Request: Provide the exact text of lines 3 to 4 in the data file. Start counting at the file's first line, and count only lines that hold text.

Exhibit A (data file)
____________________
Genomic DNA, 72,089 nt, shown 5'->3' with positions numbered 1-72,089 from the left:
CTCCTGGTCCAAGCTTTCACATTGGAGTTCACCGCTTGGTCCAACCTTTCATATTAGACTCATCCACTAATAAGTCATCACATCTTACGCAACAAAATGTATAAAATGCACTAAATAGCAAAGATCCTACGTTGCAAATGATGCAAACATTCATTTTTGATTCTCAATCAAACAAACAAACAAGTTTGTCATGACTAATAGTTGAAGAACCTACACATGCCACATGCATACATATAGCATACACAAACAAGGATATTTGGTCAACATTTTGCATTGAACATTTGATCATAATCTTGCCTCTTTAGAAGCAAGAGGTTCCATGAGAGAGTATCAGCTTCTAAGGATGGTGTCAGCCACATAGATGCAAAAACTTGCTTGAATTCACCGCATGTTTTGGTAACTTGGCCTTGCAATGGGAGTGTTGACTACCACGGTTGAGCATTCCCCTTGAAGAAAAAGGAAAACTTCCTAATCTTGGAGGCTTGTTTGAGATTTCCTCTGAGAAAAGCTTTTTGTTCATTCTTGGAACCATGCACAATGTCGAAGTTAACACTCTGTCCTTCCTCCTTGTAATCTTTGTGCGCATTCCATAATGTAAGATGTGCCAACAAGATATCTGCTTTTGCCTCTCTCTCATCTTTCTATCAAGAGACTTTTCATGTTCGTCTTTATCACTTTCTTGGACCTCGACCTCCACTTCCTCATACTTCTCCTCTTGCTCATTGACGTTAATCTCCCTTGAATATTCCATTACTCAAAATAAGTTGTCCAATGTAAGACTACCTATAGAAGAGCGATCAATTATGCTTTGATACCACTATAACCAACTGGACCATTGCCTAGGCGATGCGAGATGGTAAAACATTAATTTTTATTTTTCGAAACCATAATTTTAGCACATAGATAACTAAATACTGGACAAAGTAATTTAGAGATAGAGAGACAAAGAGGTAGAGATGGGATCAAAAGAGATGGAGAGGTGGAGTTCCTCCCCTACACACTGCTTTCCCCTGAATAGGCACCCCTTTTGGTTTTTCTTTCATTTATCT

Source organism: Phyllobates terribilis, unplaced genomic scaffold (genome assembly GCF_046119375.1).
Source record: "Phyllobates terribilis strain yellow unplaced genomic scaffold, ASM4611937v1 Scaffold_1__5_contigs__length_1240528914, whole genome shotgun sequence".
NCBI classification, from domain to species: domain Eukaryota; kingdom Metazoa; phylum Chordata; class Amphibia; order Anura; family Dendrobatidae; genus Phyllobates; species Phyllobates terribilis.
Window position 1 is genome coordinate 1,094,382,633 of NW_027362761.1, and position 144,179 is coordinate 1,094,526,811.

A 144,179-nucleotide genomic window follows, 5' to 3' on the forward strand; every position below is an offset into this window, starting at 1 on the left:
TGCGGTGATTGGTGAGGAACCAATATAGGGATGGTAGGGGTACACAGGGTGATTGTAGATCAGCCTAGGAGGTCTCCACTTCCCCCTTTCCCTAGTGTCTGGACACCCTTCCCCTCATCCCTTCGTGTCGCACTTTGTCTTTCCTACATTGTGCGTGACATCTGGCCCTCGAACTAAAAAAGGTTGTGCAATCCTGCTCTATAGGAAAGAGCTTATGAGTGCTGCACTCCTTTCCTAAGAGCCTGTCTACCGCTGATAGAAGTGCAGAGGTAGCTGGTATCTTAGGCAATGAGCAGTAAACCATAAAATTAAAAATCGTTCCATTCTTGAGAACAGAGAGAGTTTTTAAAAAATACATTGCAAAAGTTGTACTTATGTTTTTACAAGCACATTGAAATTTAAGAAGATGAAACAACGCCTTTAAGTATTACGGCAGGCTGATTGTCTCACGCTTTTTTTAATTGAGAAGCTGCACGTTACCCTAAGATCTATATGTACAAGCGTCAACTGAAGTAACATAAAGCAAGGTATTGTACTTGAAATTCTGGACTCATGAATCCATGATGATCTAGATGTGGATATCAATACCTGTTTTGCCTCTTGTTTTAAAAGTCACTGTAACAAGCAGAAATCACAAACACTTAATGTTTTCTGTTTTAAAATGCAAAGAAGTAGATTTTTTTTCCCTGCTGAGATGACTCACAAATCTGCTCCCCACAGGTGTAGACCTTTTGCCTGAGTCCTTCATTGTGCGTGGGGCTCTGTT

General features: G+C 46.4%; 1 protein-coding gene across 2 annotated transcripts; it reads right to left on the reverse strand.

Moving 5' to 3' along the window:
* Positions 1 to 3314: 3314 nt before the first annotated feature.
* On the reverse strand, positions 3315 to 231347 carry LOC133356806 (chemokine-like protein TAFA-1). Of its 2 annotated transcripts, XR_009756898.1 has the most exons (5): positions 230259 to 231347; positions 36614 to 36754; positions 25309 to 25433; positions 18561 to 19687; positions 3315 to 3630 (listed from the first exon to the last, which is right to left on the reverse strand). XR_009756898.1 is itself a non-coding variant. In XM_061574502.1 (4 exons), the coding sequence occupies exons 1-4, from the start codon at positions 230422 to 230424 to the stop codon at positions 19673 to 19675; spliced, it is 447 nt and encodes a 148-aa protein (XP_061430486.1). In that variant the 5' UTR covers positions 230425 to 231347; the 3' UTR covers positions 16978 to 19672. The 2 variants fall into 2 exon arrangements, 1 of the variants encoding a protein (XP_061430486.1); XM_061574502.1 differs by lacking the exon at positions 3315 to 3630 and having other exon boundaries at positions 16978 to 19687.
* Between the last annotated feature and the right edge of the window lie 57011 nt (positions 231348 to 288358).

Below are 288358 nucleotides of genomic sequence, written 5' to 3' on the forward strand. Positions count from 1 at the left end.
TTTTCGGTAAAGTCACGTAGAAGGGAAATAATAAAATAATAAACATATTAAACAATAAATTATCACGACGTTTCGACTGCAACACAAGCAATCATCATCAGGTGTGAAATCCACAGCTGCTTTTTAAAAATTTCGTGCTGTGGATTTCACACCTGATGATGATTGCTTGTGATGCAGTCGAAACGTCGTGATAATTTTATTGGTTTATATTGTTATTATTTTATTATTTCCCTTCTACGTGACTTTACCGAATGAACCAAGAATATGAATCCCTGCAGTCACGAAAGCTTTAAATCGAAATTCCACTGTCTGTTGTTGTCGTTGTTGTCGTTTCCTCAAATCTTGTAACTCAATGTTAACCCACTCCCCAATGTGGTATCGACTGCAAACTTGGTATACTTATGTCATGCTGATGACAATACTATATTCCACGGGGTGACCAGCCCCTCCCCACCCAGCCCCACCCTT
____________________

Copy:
Source organism: Phyllobates terribilis, unplaced genomic scaffold (genome assembly GCF_046119375.1).
Source record: "Phyllobates terribilis strain yellow unplaced genomic scaffold, ASM4611937v1 Scaffold_1__5_contigs__length_1240528914, whole genome shotgun sequence".